FIG. 10 shows multi-position hinge 3A being substantially similar to hinge 3B with the addition of slots 28 for offsetting the support member 5A when collapsing the device and by a system of a pin in cooperation with the slot providing a locking means for locking 5A into a semi-vertical position for the lounge configuration of the device.
FIG. 11 discloses an alternate embodiement of the apparatus with a heavy weather cover 30 supported by cross members 29 attached to suspension members 11.
FIG. 12 shows a perspective view of the above embodiment with the openings open for cross ventilation. Note that FIGS. 11 and 12 show a dome like peak formed by the heavy weather cover 30 which insures superior run off to avoid precipitation accumulation on the top of the envelope.
Obviously this invention is not limited to a one person device, and it contemplates dimensions for two or more people to use the device. It is contemplated by the invention to use lightweight metal tubing of aluminum or lightweight steel, magnesium or similar material. It is also contemplated to use plastics, resin impregnated fiber materials or composites for tubing and the hinges. Many configurations of strapping mechanisms like that shown in FIG. 8 are contemplated and would be obvious variants of the concept shown herein. As previously stated, a number of different pocket configurations are contemplated by that configuration shown in FIG. 4. Materials for plug 21 could include wood, cork, metal or metal nylon, polyesters, or plastic as used in the best mode. It is contemplated to use a rip stop nylon material for the envelope, pouches and tarpaulin, and is contemplated to use other materials for various applications. It is also contemplated to use a number of coatings for weather proofing and keeping out both insects, noxious fumes and particulates as might be necessary. In an alternate embodiment, the legs 1 might be curved concavely with respect to the plane parallel to the central member plane in a backpack configuration in order to provide more freedom or comfort an user of the backpack configuration. It is also contemplated that a foam padding or a mesh netting would be included in the backpack configuration as shown in FIG. 8 for greater comfort and better suspension of the device away from the back of the user. It is also contemplated that in the backpack configuration, the suspension members will comprise flexible members that anchor at the hinges which may be removable or collapsible when collapsing the apparatus. This embodiment would have a narrower aspect and might be easier to wear on an user's back. Finally, it is also contemplated that the envelope be reinforced at points where stress may result from either tension or rubbing with double and triple layers of material or other materials in order to improve wear of device.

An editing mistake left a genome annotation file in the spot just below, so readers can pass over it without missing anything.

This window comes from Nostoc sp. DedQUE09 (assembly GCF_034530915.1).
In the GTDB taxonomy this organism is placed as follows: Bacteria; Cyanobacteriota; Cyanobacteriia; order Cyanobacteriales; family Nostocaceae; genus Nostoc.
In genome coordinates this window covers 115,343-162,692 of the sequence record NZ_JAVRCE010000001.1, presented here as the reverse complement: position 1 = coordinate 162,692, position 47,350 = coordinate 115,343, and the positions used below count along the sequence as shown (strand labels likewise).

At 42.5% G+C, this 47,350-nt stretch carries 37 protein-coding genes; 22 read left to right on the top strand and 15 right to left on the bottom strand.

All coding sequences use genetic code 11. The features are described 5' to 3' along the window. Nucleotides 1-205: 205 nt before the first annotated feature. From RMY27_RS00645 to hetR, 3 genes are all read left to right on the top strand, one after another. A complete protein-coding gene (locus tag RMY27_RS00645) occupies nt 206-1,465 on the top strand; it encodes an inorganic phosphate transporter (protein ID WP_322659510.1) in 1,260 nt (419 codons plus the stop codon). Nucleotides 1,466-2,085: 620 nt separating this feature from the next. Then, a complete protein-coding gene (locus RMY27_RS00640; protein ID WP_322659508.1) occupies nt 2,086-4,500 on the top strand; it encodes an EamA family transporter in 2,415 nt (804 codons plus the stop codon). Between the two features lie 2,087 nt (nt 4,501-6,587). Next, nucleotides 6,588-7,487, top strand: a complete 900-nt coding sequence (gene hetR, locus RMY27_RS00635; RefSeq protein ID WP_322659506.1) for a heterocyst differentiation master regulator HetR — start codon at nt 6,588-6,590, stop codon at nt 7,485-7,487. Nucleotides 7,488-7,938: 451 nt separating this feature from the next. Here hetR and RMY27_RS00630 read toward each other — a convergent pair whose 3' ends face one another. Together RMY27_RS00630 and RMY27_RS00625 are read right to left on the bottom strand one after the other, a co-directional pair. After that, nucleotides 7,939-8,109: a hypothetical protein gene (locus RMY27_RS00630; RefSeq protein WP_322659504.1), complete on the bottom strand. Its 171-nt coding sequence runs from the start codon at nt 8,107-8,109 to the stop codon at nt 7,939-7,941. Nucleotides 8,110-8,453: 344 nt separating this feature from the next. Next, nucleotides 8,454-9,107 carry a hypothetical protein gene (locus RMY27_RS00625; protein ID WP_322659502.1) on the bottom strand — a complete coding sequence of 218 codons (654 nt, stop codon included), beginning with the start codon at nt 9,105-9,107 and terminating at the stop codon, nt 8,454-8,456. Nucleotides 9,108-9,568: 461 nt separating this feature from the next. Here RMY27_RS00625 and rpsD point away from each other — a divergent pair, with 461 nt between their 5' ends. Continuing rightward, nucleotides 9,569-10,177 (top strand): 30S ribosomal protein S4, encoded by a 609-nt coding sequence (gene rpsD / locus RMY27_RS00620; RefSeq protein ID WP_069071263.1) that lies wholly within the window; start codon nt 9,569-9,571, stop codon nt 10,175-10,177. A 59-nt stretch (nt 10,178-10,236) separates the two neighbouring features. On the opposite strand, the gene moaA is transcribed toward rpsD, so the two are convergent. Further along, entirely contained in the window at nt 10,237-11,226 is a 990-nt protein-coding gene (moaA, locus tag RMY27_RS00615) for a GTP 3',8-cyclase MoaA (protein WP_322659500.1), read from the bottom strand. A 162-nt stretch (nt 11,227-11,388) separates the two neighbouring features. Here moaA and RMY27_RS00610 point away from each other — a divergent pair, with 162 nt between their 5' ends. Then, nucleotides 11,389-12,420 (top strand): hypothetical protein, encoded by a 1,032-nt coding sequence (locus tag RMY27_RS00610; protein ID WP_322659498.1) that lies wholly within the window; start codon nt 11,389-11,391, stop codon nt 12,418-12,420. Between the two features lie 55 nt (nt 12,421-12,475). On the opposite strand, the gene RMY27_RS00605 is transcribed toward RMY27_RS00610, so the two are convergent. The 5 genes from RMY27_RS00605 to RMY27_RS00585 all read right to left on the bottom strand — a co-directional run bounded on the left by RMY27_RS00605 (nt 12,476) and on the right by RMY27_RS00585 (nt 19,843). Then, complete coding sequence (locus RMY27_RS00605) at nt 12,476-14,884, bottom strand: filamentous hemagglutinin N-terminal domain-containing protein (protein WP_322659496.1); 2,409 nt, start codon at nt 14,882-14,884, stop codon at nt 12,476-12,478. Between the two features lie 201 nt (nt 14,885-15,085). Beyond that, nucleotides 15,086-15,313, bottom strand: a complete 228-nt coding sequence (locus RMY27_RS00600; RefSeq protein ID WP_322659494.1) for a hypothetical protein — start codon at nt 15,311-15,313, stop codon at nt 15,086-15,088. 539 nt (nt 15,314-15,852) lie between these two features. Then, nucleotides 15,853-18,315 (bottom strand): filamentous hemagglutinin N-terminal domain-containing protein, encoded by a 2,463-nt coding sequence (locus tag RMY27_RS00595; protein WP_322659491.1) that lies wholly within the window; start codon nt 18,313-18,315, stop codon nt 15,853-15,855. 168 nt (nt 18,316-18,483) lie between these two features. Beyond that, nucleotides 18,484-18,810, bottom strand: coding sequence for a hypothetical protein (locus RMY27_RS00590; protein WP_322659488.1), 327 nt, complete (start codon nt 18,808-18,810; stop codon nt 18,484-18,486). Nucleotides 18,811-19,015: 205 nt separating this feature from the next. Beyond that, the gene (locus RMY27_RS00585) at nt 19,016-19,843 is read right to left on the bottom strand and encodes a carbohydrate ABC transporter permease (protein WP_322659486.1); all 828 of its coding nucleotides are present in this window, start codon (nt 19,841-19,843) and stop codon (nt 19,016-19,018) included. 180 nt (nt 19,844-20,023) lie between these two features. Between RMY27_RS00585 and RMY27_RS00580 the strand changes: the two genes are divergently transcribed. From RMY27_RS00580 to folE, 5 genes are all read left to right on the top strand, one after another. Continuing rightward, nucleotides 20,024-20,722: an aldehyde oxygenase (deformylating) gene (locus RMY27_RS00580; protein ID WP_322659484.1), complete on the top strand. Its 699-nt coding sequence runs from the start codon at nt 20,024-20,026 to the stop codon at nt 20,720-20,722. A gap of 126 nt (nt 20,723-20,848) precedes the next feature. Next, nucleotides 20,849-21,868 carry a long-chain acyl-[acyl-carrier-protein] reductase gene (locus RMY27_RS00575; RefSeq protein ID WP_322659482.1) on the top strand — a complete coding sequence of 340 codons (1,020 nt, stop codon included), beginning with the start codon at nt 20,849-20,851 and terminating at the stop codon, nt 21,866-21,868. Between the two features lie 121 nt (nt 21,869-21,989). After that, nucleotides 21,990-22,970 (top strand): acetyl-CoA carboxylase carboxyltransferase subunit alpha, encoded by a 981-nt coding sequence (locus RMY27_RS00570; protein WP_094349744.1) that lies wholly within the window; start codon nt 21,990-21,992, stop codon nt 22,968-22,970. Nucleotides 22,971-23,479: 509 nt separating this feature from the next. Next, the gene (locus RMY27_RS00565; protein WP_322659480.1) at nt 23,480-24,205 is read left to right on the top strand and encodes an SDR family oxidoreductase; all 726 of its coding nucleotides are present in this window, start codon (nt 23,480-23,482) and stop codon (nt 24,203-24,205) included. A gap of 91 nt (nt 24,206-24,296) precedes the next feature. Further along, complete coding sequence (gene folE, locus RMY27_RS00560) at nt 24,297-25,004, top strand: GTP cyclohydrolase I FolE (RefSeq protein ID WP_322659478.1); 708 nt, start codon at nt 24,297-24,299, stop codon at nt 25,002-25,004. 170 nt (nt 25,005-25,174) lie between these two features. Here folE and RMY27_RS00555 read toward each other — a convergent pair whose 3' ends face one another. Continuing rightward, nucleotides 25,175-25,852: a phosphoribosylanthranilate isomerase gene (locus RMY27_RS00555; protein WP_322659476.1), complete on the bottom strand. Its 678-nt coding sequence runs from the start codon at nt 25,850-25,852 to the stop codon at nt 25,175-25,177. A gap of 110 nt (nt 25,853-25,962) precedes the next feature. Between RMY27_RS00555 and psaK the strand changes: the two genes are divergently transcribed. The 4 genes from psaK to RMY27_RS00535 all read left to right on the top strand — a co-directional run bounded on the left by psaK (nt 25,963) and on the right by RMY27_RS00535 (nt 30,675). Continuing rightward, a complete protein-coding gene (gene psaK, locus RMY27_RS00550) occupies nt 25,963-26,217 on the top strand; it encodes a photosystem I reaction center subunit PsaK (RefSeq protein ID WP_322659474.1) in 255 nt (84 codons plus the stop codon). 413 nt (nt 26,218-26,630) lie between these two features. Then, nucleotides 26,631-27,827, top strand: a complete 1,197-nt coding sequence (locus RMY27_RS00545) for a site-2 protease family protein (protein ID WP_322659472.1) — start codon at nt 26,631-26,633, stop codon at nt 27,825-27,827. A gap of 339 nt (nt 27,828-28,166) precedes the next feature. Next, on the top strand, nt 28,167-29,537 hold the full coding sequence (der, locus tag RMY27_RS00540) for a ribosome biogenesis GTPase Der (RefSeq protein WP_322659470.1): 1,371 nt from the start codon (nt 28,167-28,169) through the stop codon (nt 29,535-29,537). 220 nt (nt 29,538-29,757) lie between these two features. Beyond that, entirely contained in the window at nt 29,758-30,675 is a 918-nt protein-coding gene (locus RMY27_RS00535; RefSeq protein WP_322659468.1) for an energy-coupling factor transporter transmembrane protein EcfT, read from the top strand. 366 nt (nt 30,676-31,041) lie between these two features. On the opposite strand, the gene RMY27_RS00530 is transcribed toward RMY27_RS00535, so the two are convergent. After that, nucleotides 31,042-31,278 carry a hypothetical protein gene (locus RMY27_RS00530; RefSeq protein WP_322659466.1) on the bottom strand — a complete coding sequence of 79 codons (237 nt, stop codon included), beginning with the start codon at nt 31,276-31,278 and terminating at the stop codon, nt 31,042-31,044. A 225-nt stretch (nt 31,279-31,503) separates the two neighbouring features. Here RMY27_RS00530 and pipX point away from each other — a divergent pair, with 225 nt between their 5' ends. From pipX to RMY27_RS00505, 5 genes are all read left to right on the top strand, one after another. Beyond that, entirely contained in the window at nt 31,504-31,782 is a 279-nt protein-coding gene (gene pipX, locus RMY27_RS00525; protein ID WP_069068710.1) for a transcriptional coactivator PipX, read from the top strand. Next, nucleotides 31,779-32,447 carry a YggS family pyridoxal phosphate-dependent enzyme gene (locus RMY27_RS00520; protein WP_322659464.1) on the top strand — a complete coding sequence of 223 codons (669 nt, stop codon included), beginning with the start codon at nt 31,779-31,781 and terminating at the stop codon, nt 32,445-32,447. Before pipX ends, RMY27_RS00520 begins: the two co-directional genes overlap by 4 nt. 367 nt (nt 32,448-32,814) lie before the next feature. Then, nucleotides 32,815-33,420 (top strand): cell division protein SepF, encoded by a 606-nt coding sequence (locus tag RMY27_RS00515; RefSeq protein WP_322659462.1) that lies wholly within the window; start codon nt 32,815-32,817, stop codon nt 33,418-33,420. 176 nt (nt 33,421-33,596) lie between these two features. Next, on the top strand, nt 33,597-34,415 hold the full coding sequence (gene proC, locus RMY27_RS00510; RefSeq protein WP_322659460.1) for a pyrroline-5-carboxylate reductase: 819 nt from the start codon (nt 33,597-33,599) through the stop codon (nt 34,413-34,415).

Obviously many modifications and variations of the present invention are possible in light of the above teachings. It is therefor to be understood that within the scope of the appended claims, the invention may be practiced other than as specifically described.
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|U.S. Classification||135/95, 297/54, 16/361, 403/170, 297/357, 5/113, 135/156, 5/111, 16/348, 403/84, 403/107|
|International Classification||A47C29/00, E04H15/32|
|Cooperative Classification||Y10T403/341, Y10T403/32262, Y10T403/32451, Y10T16/5448, E04H15/324, A47C29/003, Y10T16/5406|
|European Classification||E04H15/32C, A47C29/00B|
|Apr 6, 1999||REMI||Maintenance fee reminder mailed|
|Sep 12, 1999||LAPS||Lapse for failure to pay maintenance fees|
|Nov 23, 1999||FP||Expired due to failure to pay maintenance fee|
Effective date: 19990912